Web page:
As an economist regularly engaging with South Korea and its businesses, two things become apparent. First is that South Koreans are very critical of their country. The second is that this is good news.
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Critical self-evaluation is a virtue. South Koreans’ attitude might come from Confucian self-cultivation or a utilitarian motivation. Either way, South Korea is an example of how continuous improvement works. Nothing is taken for granted; flexibility is the norm. Through this continuous process, difficult challenges can be met and overcome.
South Korea’s accomplishments merit acknowledgment. It is one of the few countries that escaped the middle income trap. Other nations, such as Japan or Germany, were rich before World War I. After losing their wealth they eventually found new vigor.
South Korea’s story is different. Seoul had to invest in building up industry and services from scratch. It also had to make sure that its populace became educated. Through a constant drive to educate its workforce, South Korea’s citizens became better off.
South Korea is more than just an exemplary economy. It has an important diplomatic and cultural influence in the world. Seoul has discovered diplomatic niches where it has significant leverage. Being a rich non-superpower has unique advantages. Countries in Central or Southeast Asia, which frequently find themselves at the crux of tensions between global juggernauts, are happy and relieved to engage with a country of South Korea’s stature.
South Koreans’ own self-critique points to the challenges the country faces. On the economic level, shrinking export markets are becoming a problem. So too is the loss of productivity in some sectors of the economy. On a political level, the security situation in Asia is worsening.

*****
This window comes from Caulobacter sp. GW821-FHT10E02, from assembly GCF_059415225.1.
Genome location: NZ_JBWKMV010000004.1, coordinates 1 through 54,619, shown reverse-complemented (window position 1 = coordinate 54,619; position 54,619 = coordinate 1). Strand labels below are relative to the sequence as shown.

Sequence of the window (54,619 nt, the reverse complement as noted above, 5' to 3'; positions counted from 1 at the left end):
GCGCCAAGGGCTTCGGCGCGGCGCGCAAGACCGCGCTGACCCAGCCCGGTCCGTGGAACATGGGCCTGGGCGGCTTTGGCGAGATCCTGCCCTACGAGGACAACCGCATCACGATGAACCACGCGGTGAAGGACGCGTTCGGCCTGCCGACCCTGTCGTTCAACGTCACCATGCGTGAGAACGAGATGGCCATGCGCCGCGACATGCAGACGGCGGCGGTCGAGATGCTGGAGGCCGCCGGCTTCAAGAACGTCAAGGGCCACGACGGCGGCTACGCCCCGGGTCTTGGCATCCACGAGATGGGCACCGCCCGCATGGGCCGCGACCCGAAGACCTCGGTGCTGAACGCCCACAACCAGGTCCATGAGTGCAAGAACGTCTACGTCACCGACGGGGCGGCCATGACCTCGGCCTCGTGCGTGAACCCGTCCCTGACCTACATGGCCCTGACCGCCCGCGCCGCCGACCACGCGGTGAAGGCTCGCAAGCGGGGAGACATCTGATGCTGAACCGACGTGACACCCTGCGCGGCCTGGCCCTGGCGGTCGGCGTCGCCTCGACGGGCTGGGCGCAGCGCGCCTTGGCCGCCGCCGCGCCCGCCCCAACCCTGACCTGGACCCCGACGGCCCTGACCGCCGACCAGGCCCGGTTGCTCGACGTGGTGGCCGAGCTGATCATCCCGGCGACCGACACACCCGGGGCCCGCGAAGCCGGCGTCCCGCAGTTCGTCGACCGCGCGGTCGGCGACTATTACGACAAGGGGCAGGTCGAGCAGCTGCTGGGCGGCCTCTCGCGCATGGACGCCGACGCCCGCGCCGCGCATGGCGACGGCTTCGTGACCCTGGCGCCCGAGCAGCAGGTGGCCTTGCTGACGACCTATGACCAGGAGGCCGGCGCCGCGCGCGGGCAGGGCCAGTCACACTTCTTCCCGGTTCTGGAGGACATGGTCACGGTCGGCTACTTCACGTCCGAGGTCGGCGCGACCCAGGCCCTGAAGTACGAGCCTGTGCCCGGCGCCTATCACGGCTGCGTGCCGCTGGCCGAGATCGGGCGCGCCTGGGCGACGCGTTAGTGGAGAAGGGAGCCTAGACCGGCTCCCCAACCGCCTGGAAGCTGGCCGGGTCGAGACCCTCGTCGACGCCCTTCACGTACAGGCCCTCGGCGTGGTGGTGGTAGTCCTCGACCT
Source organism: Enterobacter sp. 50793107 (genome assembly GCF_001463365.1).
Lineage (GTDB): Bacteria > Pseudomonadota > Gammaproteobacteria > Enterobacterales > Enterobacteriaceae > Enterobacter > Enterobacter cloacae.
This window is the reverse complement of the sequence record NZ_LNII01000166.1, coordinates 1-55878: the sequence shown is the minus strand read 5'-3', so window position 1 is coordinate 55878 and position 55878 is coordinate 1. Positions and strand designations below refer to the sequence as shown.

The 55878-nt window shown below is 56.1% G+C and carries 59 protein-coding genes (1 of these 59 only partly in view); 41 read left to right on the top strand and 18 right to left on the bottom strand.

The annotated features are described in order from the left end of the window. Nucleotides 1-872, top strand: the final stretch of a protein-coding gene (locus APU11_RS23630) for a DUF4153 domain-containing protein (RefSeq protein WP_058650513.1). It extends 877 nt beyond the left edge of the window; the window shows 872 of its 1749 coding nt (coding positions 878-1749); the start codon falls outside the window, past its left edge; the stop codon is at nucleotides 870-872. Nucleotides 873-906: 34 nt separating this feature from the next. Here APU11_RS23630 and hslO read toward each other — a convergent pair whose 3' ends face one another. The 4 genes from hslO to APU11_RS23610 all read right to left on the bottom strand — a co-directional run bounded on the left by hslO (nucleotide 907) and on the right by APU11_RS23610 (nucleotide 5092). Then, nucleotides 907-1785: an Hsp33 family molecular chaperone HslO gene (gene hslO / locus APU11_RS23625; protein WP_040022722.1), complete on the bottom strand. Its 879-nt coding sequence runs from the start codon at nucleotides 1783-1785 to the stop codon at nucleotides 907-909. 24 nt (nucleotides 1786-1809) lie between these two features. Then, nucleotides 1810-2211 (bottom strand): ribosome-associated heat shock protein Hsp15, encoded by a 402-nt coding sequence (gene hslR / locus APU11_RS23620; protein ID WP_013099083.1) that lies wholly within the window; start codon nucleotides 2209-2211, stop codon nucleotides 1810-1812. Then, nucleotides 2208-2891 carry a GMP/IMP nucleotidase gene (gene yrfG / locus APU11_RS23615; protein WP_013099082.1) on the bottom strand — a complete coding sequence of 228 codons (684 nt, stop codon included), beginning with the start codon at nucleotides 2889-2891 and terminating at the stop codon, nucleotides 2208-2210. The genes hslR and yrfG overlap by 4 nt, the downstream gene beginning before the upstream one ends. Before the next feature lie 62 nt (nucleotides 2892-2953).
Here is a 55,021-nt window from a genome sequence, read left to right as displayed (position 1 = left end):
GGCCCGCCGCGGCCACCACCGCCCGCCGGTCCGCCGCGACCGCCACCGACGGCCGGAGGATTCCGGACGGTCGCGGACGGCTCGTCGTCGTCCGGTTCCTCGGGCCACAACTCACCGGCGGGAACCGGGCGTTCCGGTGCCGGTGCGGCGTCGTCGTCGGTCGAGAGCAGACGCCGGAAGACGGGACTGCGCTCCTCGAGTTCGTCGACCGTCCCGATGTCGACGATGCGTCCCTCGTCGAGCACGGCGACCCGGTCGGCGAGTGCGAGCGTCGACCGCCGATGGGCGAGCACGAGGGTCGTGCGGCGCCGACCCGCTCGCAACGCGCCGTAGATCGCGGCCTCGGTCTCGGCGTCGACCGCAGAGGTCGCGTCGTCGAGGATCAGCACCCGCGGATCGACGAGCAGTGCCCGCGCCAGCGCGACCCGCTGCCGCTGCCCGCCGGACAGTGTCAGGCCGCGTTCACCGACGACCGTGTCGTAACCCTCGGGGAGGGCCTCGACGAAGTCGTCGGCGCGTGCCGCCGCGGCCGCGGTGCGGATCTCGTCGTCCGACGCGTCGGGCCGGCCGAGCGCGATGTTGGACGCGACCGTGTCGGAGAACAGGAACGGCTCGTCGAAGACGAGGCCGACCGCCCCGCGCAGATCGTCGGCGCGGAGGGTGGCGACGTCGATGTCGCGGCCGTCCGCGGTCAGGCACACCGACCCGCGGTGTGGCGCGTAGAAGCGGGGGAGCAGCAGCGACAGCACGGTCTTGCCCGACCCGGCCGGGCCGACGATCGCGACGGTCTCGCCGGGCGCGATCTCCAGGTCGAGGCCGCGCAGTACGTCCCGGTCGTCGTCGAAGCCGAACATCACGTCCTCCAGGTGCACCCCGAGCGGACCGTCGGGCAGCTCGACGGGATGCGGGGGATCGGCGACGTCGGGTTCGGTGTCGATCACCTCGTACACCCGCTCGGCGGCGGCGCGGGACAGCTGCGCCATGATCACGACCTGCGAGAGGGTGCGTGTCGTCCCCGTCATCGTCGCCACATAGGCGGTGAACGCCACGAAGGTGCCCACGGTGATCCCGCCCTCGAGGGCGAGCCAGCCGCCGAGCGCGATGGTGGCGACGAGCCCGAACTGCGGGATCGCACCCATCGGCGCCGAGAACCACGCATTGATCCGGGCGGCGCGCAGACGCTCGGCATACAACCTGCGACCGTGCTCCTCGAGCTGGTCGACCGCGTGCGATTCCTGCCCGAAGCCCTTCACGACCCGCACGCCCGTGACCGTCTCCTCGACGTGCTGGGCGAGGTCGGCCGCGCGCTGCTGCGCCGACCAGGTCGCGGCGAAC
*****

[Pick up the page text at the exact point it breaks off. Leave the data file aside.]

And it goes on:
The most pressing problem, however, is how the above might impact Seoul’s policy direction. Most of South Korea’s success is based on its open, free-market economy. If the country starts to shut the door on free trade or if the government starts to intervene more in the economy, it could jeopardize the very factors responsible for its success so far.
However, there is more good news than bad. First comes education. South Korea’s system of continuous education can make the workforce more productive and critically, more flexible. Productivity makes people better off, while flexibility empowers them to adapt to changing economic circumstances.
Second is the country’s free-trade policy. The free market promotes innovation, which creates new markets and makes society better. In its openness to free markets and innovation, South Korea is better equipped than many other countries to diversify (even more) and become less dependent on exports to China or Japan.
The third “good news” factor is trust. Trust is a value ingrained in South Korean culture. People trust their future to themselves and to small groups around them, such as their family. It also means that people trust themselves to become educated, productive, well-off members of society.
And that may even be the best news of all.